June 2017

Silver Sea Urchins

A recent article published in the journal of Environmental Toxicology and Chemistry, detailing work carried out in the lab of Emile Pelletier of Université du Québec à Rimouski, has expanded on research being done on the environmental effects of nanosilver particles. Nanosilver particles are becoming more prominent in some of our everyday household products (air purifiers, blankets, cosmetics, toothpaste, pillowcases, nasal spray and many more) due to their antimicrobial and preservative properties.

The question this research aims to answer is: If at all, exactly how toxic are these silver nano particles to humans and the environment surrounding them? With the help of transmission electron microscopy, research being conducted with sea urchins is setting out to shed light on this very question. The sensitivity of urchin embryo development was tested with the use of 50 nm silver particles. Characterization and size analysis of these particles was made possible with Delong’s LVEM5 electron microscope. The LVEM5 is the instrument of choice due in large part to its in-lab rapid particle analysis capabilities, and accuracy beyond other tools such as Dynamic Light Scattering (DLS).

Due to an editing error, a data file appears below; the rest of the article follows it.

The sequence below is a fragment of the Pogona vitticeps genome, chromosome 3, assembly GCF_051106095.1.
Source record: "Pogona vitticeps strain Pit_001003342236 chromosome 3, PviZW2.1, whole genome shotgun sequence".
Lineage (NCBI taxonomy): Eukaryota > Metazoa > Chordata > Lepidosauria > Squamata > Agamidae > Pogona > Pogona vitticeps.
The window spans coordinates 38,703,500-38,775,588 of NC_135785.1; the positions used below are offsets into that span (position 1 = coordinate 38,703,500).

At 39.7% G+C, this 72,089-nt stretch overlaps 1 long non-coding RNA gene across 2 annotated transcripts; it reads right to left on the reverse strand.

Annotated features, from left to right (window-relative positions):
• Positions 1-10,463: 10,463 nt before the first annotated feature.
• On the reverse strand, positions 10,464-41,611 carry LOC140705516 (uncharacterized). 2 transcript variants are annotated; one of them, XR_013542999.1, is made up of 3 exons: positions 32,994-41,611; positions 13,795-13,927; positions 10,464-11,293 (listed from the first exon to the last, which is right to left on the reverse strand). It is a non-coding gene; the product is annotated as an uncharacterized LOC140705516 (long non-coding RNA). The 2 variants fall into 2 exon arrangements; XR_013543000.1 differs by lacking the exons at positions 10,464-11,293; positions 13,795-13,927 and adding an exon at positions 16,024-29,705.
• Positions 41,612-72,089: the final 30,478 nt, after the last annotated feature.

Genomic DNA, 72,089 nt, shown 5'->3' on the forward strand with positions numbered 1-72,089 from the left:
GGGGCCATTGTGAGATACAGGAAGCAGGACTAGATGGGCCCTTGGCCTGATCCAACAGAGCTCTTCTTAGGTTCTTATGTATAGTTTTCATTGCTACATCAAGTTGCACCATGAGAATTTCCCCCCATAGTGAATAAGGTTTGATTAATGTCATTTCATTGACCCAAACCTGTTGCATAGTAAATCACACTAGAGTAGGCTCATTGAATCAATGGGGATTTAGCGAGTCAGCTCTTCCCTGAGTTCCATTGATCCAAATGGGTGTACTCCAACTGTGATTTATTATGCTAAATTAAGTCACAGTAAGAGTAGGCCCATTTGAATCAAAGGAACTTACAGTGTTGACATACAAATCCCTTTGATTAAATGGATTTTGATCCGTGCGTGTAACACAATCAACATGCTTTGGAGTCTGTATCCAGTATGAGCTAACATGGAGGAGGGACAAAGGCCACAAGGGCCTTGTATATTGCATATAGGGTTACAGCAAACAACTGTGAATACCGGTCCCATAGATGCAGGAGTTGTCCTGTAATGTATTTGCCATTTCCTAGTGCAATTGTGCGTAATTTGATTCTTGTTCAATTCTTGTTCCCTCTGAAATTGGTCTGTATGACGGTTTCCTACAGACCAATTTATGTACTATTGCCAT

Why sea urchins? These sea creatures were chosen because of their sedentary lifestyle at the bottom of the sea bed, making them prime targets for exposure to nano-contaminant discharges in coastal waters. While juvenile sea urchins were affected in particular ways that set off specific cellular responses, the verdict is still out on whether the toxicity levels of nanosilver are harmful to humans and the environment to a dangerous degree.
Silver nanoparticles taken by Delong’s LVEM 5 microscopeTEM Image of Silver Nanoparticles
taken by Delong’s LVEM5 benchtop electron microscope




Source citation:
Silver nanoparticles and dissolved silver activate contrasting immune responses and stress-induced heat shock protein expression in sea urchin.
Magesky, A.A, Ciro, R. A. O.B, Beaulieu, L.C, & Pelletier, E.A (2016).
A: Institut de sciences de la mer de Rimouski, Université du Québec à Rimouski, Rimouski, Québec, Canada
B: Departamento de Biologia Celular, Universidade Federal do Parana, Curitiba-PR, Brazil
C: Département des sciences des aliments, Université Laval, Québec, Québec, Canada
Environmental Toxicology and Chemistry, 9999(9999), 1-15. doi: 10.1002/etc.3709
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